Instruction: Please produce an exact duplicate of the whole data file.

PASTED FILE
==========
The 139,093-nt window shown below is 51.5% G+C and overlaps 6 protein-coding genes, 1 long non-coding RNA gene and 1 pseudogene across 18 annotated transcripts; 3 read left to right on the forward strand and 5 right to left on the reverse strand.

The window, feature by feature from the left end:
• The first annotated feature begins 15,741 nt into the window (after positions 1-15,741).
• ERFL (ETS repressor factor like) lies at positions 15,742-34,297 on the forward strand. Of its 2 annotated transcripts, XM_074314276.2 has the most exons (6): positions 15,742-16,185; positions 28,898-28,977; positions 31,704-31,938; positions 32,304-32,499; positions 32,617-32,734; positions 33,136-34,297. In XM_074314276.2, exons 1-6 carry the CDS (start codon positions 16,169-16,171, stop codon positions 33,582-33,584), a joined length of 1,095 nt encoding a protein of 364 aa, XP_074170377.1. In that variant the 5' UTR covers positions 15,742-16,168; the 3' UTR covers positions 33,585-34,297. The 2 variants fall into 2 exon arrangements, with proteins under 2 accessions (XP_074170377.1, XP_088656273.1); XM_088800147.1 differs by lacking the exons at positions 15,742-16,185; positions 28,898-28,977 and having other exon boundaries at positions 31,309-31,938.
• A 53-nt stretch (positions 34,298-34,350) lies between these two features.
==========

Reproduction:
The 139,093-nt window shown below is 51.5% G+C and overlaps 6 protein-coding genes, 1 long non-coding RNA gene and 1 pseudogene across 18 annotated transcripts; 3 read left to right on the forward strand and 5 right to left on the reverse strand.

The window, feature by feature from the left end:
• The first annotated feature begins 15,741 nt into the window (after positions 1-15,741).
• ERFL (ETS repressor factor like) lies at positions 15,742-34,297 on the forward strand. Of its 2 annotated transcripts, XM_074314276.2 has the most exons (6): positions 15,742-16,185; positions 28,898-28,977; positions 31,704-31,938; positions 32,304-32,499; positions 32,617-32,734; positions 33,136-34,297. In XM_074314276.2, exons 1-6 carry the CDS (start codon positions 16,169-16,171, stop codon positions 33,582-33,584), a joined length of 1,095 nt encoding a protein of 364 aa, XP_074170377.1. In that variant the 5' UTR covers positions 15,742-16,168; the 3' UTR covers positions 33,585-34,297. The 2 variants fall into 2 exon arrangements, with proteins under 2 accessions (XP_074170377.1, XP_088656273.1); XM_088800147.1 differs by lacking the exons at positions 15,742-16,185; positions 28,898-28,977 and having other exon boundaries at positions 31,309-31,938.
• A 53-nt stretch (positions 34,298-34,350) lies between these two features.